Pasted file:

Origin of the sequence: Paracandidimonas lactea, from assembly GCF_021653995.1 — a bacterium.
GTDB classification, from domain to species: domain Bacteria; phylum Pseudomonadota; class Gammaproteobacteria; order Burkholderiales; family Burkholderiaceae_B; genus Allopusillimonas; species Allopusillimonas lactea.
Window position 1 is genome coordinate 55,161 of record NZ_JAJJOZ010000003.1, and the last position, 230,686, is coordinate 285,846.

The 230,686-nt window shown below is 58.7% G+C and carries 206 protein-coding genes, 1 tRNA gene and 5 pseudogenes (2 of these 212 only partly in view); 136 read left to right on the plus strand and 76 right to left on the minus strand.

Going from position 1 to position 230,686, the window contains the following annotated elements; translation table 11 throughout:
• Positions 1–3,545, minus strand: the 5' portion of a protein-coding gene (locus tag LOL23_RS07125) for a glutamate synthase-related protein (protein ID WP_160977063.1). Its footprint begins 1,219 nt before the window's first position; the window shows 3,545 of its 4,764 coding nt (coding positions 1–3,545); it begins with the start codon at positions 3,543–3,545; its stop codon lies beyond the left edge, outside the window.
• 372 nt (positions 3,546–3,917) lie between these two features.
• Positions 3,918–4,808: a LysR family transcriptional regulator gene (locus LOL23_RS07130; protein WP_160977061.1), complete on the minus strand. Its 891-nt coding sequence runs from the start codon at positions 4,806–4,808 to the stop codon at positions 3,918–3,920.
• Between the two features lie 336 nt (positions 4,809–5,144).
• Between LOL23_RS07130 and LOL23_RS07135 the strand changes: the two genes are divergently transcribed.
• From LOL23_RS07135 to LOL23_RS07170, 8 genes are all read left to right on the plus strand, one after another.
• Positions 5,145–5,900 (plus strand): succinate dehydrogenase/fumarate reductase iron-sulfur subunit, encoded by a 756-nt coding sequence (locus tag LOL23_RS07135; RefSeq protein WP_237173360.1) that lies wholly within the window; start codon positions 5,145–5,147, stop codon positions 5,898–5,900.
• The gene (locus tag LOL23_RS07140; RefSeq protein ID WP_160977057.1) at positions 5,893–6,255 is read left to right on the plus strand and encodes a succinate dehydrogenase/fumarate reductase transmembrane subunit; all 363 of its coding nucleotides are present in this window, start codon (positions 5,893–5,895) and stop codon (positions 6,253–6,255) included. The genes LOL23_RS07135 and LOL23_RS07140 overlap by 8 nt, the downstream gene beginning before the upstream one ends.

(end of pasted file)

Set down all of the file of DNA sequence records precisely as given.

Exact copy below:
Origin of the sequence: Paracandidimonas lactea, from assembly GCF_021653995.1 — a bacterium.
GTDB classification, from domain to species: domain Bacteria; phylum Pseudomonadota; class Gammaproteobacteria; order Burkholderiales; family Burkholderiaceae_B; genus Allopusillimonas; species Allopusillimonas lactea.
Window position 1 is genome coordinate 55,161 of record NZ_JAJJOZ010000003.1, and the last position, 230,686, is coordinate 285,846.

The 230,686-nt window shown below is 58.7% G+C and carries 206 protein-coding genes, 1 tRNA gene and 5 pseudogenes (2 of these 212 only partly in view); 136 read left to right on the plus strand and 76 right to left on the minus strand.

Going from position 1 to position 230,686, the window contains the following annotated elements; translation table 11 throughout:
• Positions 1–3,545, minus strand: the 5' portion of a protein-coding gene (locus tag LOL23_RS07125) for a glutamate synthase-related protein (protein ID WP_160977063.1). Its footprint begins 1,219 nt before the window's first position; the window shows 3,545 of its 4,764 coding nt (coding positions 1–3,545); it begins with the start codon at positions 3,543–3,545; its stop codon lies beyond the left edge, outside the window.
• 372 nt (positions 3,546–3,917) lie between these two features.
• Positions 3,918–4,808: a LysR family transcriptional regulator gene (locus LOL23_RS07130; protein WP_160977061.1), complete on the minus strand. Its 891-nt coding sequence runs from the start codon at positions 4,806–4,808 to the stop codon at positions 3,918–3,920.
• Between the two features lie 336 nt (positions 4,809–5,144).
• Between LOL23_RS07130 and LOL23_RS07135 the strand changes: the two genes are divergently transcribed.
• From LOL23_RS07135 to LOL23_RS07170, 8 genes are all read left to right on the plus strand, one after another.
• Positions 5,145–5,900 (plus strand): succinate dehydrogenase/fumarate reductase iron-sulfur subunit, encoded by a 756-nt coding sequence (locus tag LOL23_RS07135; RefSeq protein WP_237173360.1) that lies wholly within the window; start codon positions 5,145–5,147, stop codon positions 5,898–5,900.
• The gene (locus tag LOL23_RS07140; RefSeq protein ID WP_160977057.1) at positions 5,893–6,255 is read left to right on the plus strand and encodes a succinate dehydrogenase/fumarate reductase transmembrane subunit; all 363 of its coding nucleotides are present in this window, start codon (positions 5,893–5,895) and stop codon (positions 6,253–6,255) included. The genes LOL23_RS07135 and LOL23_RS07140 overlap by 8 nt, the downstream gene beginning before the upstream one ends.